Authors

Thursday, April 23, 2015

Building Your Farm Management Team - Finding a Good Accountant

By Juliette Enfield, Penn State Extension Educator, Warren Co
I recently met a farmer who said “I got into farming because I didn’t want to sit in front of a computer!”, and I’m sure she’s not alone. Oftentimes the farm accounting is at the bottom of the list of farm chores. Farm accounting can be tedious and daunting to those who are unfamiliar with spreadsheets, accounting terminology, and computer accounting software. However, the fact remains that if you are not managing your farm finances, you are unable to determine:
1. Whether or not your farm is profitable, which can only be determined from an income statement
2. Whether or not you are increasing your business’s net worth, which is evident from comparing several years’ balance sheets
3. Whether or not you are spending your money in the right place and at the right time, which is shown from a monthly or quarterly cash flow statement
Farm accounting can be daunting.
Fulfilling Legal Obligations-Tax Accounting
When I ask farmers what kind of accounting services they use for their farm businesses, most tell me they use a tax accountant once a year. Finding an accountant who is familiar with farm taxes (the Schedule F) is essential.
According to the US Internal Revenue Service, most farmers use the cash method (assessing accounts based on what is currently in the bank) for their income taxes because they find it easier to keep records this way, as opposed to the accrual method of accounting (assessing accounts based on what is in the bank after all accounts receivable and payable are calculated). This is because in agriculture expenses from one year may not generate income until the following year when the crop is sold. In other businesses, expenses and income cycle much more frequently, so the accrual method is used to report income earned in a year. Agriculture is also allowed payments for certain practices such as planting native trees and shrubs or keeping livestock out of streams by building stream bank fencing. An accounting firm that works regularly with farmers will be familiar with these incentive programs.
Some tax accountants offer auditing services for an additional fee, in which they will represent you in case of an audit.  Find an accountant who is in support of you and your business, and who you can establish a relationship with year after year. Talk to other farmers in your area for recommendations on good accounting firms to work with. If you fail to file your taxes, you will be fined and/or charged interest on the amount you owe, and it will be difficult to get access to a loan or do business at all until taxes are paid.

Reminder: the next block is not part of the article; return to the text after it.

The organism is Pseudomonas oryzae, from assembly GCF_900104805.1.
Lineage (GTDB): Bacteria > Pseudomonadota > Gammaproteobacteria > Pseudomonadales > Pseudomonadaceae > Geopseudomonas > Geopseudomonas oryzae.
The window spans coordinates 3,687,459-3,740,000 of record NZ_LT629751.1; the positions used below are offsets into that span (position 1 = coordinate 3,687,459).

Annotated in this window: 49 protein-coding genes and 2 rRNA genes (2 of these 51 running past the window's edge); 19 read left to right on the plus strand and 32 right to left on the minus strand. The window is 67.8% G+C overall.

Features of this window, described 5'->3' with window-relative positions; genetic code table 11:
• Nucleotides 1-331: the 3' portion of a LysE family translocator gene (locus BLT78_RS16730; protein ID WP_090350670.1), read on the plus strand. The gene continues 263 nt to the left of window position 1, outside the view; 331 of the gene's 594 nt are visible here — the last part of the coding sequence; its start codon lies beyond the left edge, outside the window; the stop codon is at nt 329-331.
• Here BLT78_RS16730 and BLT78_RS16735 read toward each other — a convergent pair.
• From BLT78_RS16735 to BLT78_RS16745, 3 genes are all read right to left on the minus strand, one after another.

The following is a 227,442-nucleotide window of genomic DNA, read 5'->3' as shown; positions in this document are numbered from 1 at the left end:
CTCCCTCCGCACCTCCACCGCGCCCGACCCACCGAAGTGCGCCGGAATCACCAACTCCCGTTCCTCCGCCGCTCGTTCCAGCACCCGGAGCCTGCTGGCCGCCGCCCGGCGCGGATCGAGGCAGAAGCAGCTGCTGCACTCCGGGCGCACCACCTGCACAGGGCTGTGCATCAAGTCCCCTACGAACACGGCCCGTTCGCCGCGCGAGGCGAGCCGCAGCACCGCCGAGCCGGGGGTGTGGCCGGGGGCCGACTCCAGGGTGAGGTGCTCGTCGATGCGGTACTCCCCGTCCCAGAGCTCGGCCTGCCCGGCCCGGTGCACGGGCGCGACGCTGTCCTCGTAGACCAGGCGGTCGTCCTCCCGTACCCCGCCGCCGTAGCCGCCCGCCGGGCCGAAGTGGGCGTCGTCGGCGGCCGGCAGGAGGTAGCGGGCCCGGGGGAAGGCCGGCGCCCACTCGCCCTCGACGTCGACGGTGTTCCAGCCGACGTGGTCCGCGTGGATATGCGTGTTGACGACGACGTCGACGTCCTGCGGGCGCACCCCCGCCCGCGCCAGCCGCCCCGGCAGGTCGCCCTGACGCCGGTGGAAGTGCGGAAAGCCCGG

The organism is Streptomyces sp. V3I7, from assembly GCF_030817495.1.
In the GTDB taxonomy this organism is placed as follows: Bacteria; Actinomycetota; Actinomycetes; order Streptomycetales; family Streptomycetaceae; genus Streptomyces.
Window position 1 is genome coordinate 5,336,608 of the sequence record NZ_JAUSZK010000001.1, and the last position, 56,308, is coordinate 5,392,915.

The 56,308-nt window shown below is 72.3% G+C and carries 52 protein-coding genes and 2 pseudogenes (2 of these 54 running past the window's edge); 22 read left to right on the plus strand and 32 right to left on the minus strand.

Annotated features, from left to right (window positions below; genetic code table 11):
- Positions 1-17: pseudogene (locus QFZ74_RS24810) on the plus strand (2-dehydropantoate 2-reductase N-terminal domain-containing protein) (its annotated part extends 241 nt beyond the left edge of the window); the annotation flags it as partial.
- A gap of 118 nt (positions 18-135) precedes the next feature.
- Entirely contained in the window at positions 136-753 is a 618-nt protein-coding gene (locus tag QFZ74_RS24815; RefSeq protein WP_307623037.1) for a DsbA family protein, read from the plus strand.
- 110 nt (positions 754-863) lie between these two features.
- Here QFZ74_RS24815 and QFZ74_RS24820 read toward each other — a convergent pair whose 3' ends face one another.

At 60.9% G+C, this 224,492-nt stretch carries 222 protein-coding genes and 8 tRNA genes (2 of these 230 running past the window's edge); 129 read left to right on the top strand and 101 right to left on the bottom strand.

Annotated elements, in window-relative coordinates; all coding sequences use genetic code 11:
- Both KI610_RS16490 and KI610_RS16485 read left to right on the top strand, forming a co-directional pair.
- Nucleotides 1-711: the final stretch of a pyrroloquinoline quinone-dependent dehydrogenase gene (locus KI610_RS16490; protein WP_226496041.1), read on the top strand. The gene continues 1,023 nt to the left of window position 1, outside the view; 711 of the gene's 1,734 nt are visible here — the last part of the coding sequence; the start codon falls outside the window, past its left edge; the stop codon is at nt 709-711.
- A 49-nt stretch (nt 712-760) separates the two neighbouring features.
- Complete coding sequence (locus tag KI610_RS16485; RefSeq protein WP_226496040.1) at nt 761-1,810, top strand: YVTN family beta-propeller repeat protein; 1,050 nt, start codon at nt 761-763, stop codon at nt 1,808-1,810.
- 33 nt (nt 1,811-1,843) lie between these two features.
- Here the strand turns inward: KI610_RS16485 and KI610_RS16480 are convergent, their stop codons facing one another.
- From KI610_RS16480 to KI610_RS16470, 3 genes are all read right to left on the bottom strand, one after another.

The Farm Bureau has a network of accountants throughout Pennsylvania that work with farmers on tax and payroll preparation, bookkeeping assistance, and financial consulting. If you are a Farm Bureau member, you may be eligible for discounted services.
Going Above and Beyond-Financial Analysis
Taking care of your taxes is a legal obligation, but analyzing your business finances is not. Tax preparation brings you one step closer to being ready to analyze your finances. Your tax forms can be used to create your income statement. Your receipts and sales records can be used to create your balance sheet and cash flow statements. Penn State Extension offers a course on understanding basic farm finance called Farm $en$e. This 4 session course helps farmers understand basic accounting terms, how to prepare accurate records, and how to use these records to better manage the farm.
Be pro-active about your farm finances.
If you are not sure that you will have time to learn how to use accounting software or you don’t feel comfortable doing your own financial analysis, you can hire a consultant. This service can range from $30 an hour to $150 an hour, depending on what your needs are and the consultant's level of expertise. The amount of contact you make with the consultant depends on the state of your business, your level of understanding of farm finance, and your commitment to making your business financially sustainable.  You could arrange meetings monthly, quarterly, or yearly. As with tax accounting, financial analysis also requires some level of expertise in your industry. This person should understand how your business operates and how it compares to others in the same industry. AgChoice Farm Credit is one source of accounting services with agricultural expertise.
In conclusion, the best place to find a tax accountant or a financial consultant for your farm business is by talking with other farmers in your area or in your ag industry. Be pro-active about your farm finances. If you don’t want to, or are not able to understand your farm’s  financial situation, hire someone to help you look at the big picture. Accounting services are different at every practice, so be sure you understand the range of services offered before signing a contract. Shop around for pricing that you can afford, as well as an accountant that you feel comfortable working with.

3 comments:

Not That Kind Of Farmer said...

Great article with excellent idea! I appreciate your post. Thanks so much and let keep on sharing your stuffs keep it up.

Dana Ollendyke said...

Thank you!

cate said...

This is wonderful idea. Thank you.